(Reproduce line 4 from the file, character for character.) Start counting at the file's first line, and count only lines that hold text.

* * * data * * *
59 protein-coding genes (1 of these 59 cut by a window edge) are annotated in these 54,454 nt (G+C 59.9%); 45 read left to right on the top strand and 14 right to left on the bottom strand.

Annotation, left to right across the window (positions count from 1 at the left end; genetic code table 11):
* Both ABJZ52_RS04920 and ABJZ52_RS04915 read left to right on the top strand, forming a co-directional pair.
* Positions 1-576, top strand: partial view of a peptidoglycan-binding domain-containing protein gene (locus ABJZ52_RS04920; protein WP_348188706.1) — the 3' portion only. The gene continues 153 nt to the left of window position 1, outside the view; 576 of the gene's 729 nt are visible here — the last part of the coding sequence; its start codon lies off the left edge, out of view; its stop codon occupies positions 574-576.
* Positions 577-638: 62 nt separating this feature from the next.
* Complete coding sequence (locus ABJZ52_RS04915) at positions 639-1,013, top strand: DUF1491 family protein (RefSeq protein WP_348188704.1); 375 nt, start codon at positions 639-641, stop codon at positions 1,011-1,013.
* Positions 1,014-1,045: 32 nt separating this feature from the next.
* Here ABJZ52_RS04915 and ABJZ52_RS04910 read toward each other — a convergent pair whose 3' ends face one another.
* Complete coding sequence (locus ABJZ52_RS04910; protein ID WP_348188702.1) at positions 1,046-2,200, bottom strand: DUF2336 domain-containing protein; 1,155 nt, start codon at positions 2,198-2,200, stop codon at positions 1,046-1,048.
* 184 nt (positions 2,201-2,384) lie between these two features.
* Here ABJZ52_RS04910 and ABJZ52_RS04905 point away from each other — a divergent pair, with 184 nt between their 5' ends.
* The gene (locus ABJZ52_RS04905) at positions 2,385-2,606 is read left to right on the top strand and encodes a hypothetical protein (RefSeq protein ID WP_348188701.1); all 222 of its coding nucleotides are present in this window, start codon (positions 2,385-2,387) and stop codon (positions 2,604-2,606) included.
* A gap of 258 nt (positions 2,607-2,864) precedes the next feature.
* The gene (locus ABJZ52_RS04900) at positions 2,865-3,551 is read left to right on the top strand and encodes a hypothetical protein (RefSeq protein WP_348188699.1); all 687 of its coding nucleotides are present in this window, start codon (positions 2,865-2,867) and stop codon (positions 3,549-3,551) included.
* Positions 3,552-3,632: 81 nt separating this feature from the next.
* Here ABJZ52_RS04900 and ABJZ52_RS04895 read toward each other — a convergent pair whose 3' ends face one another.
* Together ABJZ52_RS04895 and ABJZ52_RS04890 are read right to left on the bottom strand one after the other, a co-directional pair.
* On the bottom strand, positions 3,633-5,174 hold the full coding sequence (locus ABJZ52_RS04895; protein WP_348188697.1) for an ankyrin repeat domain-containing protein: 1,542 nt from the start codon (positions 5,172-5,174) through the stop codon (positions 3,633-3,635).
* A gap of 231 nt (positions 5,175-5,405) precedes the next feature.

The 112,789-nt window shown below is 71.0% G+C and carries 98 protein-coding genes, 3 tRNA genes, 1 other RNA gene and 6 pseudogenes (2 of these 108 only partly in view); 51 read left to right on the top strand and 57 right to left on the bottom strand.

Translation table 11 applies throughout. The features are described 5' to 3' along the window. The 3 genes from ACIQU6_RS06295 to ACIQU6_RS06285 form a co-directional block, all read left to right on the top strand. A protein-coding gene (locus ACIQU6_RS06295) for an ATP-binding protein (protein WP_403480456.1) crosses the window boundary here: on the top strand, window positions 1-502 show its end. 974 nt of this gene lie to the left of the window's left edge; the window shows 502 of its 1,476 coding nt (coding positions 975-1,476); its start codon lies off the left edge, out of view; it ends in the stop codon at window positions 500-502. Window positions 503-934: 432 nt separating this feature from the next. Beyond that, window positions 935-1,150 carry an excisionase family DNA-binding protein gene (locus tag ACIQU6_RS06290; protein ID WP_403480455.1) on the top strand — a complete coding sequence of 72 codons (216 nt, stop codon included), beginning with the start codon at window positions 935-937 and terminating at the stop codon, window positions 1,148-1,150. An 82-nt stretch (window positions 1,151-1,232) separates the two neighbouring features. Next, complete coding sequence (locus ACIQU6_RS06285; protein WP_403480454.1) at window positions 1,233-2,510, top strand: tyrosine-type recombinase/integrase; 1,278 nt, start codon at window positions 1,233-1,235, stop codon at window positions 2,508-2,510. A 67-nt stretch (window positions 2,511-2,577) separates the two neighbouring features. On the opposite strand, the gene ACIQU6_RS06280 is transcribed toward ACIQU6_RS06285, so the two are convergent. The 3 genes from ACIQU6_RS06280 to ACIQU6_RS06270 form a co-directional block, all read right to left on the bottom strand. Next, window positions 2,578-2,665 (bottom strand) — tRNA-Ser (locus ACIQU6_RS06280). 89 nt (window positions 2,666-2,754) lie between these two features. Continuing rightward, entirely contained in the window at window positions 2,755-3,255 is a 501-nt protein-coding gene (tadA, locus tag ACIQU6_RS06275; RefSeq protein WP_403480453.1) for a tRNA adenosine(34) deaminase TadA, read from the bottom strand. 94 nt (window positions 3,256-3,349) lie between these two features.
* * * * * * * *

* Positions 1-576, top strand: partial view of a peptidoglycan-binding domain-containing protein gene (locus ABJZ52_RS04920; protein WP_348188706.1) — the 3' portion only. The gene continues 153 nt to the left of window position 1, outside the view; 576 of the gene's 729 nt are visible here — the last part of the coding sequence; its start codon lies off the left edge, out of view; its stop codon occupies positions 574-576.